Almost in similar versions, Kenya’s Amos Kipruto and Ethiopia’s Yalemserf Yehualaw beat quality fields to emerge victorious in their London Marathon debuts. The two sprang away from their main rivals around the last 3 kilometers of the race to win their respective titles by considerable margins.
From the early stages of the women’s race, the leading pack had gone out at a fast pace that was on schedule to break the women’s only world record of 2:17:01 that is currently held by Kenya’s Mary Keitany. But, the pace slowed as they neared the halfway point.
Two Kenyans took to the front soon after the 30km point after the Ethiopians had led for the better part of the earlier section of the race. But seven women were still in the leading pack, all looking good and in contention for the win.
Under the new control of the pace by the two Kenyans, the pack began to disintegrate at the slight increase in speed, and soon, the lead was down to four at the 35k mark. Two Kenyans, Joyciline Jepkosgei and Judith Korir led at the front while two Ethiopians, Yehualaw and Alemu Megertu followed closely, all appearing like four oxen yoked together pulling a plow.
The race progressed into the expected battle between Jepkosgei and Yehualaw in the last stages as the two broke away from the rest. Still, Yehualaw soon dropped Jepkosgei behind with an incredible increase in pace.
She was 16 seconds ahead of Jepkosgei at 40km before extending the lead further to finish the race in 2:17:26, 25 seconds away from Keitany’s world record. Jepkosgei finished second in 2:18:07, while Megertu won the battle for third place between her and Korir in 2:18:32.
In the men’s race, the only elite from Kenya remained patient in the leading pack until it was the perfect time for him to make a decisive move in the last stages of the race.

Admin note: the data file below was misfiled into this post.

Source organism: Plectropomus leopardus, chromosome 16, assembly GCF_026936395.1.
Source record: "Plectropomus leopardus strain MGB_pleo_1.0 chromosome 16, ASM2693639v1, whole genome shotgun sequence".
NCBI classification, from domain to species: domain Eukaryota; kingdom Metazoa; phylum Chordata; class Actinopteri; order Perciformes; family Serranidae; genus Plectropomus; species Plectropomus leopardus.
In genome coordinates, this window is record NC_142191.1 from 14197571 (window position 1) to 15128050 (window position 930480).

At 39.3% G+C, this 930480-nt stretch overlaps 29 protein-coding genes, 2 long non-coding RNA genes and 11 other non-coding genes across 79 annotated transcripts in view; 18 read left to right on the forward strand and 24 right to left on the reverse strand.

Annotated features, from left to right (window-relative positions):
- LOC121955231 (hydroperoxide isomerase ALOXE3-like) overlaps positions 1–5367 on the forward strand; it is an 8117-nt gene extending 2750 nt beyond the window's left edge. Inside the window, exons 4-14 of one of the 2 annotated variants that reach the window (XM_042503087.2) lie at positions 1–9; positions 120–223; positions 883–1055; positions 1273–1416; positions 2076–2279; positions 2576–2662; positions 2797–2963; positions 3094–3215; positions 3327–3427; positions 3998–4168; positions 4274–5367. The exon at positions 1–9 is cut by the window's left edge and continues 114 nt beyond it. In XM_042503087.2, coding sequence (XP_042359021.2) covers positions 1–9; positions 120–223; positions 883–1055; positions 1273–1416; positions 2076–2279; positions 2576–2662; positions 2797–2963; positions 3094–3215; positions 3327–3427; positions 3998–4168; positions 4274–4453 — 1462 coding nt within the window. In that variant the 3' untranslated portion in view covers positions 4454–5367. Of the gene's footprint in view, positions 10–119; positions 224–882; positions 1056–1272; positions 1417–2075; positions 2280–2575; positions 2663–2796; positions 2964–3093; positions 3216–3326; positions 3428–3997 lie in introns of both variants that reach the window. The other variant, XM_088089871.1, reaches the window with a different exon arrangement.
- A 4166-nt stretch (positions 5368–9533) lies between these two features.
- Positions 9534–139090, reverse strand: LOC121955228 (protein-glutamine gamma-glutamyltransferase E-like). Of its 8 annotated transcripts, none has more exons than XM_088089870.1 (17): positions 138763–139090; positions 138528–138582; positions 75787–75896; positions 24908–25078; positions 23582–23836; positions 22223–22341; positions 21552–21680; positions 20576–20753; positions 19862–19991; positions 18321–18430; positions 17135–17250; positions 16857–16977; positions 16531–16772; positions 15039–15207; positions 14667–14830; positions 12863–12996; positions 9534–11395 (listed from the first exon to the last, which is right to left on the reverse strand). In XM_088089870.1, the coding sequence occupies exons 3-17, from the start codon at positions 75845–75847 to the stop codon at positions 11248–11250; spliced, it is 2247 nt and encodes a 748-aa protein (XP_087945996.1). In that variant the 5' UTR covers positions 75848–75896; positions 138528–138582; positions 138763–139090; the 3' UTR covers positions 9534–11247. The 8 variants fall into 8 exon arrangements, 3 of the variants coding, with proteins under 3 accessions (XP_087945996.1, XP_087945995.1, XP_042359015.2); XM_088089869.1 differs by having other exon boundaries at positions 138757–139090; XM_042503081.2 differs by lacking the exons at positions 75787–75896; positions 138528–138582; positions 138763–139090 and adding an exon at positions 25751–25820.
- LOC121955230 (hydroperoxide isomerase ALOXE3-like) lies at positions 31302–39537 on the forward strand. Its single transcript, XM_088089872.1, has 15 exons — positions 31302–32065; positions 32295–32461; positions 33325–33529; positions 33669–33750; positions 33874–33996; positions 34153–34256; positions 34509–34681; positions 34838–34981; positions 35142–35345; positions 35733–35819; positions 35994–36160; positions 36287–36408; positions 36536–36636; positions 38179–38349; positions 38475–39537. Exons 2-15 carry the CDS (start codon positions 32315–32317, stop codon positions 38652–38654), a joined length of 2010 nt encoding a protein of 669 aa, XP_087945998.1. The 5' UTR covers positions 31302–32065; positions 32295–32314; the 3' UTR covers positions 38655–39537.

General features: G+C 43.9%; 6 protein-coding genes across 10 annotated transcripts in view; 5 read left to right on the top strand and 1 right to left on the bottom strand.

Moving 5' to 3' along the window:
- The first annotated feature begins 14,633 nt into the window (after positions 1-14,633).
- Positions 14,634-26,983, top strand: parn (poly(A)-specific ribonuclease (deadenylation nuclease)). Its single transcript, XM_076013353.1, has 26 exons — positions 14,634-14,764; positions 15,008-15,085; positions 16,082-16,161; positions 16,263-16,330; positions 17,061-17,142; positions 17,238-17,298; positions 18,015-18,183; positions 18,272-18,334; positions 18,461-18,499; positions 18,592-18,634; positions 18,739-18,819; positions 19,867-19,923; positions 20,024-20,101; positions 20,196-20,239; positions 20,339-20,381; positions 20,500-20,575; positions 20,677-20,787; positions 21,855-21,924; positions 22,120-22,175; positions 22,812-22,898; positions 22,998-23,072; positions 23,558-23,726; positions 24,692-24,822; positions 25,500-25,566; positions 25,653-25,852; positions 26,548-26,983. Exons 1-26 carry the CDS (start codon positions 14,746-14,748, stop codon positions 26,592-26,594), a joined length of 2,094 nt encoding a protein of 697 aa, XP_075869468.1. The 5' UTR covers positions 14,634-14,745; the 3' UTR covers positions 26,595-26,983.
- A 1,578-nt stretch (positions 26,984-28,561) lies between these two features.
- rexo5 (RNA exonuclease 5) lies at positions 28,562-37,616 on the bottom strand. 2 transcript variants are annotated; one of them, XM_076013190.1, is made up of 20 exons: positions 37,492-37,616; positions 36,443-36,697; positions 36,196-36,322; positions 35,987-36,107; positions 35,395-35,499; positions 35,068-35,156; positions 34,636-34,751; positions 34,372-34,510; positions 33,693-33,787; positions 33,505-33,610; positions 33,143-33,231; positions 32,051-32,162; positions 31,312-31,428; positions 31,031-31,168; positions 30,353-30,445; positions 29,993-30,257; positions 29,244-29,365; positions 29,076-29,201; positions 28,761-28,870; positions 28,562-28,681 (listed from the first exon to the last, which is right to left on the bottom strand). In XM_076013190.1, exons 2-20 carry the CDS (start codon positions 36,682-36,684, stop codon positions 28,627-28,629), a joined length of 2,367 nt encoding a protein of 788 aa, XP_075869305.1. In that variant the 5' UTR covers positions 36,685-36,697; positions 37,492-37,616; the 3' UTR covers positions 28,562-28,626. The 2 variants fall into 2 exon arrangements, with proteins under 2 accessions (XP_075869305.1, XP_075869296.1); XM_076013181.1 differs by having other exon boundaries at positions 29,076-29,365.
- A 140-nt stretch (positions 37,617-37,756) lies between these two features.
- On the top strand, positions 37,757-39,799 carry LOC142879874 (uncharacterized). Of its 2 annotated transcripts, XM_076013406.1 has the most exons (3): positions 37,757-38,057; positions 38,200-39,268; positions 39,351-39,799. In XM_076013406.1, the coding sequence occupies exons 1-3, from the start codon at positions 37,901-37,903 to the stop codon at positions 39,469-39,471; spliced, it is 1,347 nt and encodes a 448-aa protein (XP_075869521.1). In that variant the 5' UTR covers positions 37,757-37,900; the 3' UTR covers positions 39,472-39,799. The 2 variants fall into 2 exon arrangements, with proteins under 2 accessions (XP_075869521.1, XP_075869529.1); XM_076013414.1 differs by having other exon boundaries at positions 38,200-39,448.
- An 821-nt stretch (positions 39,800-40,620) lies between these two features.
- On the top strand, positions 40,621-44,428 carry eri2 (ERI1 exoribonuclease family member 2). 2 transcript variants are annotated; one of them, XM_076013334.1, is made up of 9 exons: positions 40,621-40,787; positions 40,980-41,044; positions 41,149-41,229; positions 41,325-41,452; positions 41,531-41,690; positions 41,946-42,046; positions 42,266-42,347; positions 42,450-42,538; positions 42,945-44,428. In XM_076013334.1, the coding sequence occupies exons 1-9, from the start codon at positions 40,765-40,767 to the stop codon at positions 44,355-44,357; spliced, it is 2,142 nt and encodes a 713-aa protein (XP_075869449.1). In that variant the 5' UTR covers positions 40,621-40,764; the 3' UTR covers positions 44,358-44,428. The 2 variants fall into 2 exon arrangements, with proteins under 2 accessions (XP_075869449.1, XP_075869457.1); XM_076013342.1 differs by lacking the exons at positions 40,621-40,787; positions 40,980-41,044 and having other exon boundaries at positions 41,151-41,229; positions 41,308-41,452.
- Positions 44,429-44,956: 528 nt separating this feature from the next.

From the start, Kenenisa Bekele appeared intent and focused just behind the pacesetters. However, he began to falter in the race’s second half and was dropped from the leading pack as they approached 35km. Nevertheless, he eventually ended up with a master’s world record (40+) of 2:05:53 to finish in 5th position.
With a 4:36 per mile pace as they approached the 40km point, Kenya’s Amos Kipruto suddenly broke away from the leading pack and was soon comfortably ahead as he crossed the 40k mark in 1:58:27 with Leul Gebresilase and Bashir Abdi already 17 seconds behind.
As Kipruto crossed the finish line triumphantly in 2:04:39, Gebresilase would follow in 2:05:12 for second place, ahead of Abdi completing the podium in 2:05:19.
The defending champion, Sisay Lemma, finished seventh in 2:07:26.
Below are the top ten results for men and women:
1 Amos Kipruto (KEN) 2:04:39
2 Leul Gebresilase (ETH) 2:05:12
3 Bashir Abdi (BEL) 2:05:19
4 Kinde Atanaw (ETH) 2:05:27
5 Kenenisa Bekele (ETH) 2:05:53
6 Birhanu Legese (ETH) 2:06:11
7 Sisay Lemma (ETH) 2:07:26
8 Brett Robinson (AUS) 2:09:52
9 Weynay Ghebresilasie (GBR) 2:11:57
10 Philip Sesemann (GBR) 2:12:10
1 Yalemzerf Yehualaw (ETH) 2:17:26
2 Joyciline Jepkosgei (KEN) 2:18:07
3 Alemu Megertu (ETH) 2:18:32
4 Judith Jeptum Korir (KEN) 2:18:43
5 Joan Chelimo Melly (ROU) 2:19:27
6 Ashete Bekere (ETH) 2:19:30
7 Mary Ngugi (KEN) 2:20:22
8 Sutume Asefa Kebede (ETH) 2:20:44
9 Ai Hosoda (JPN) 2:21:42
10 Rose Harvey (GBR) 2:27:59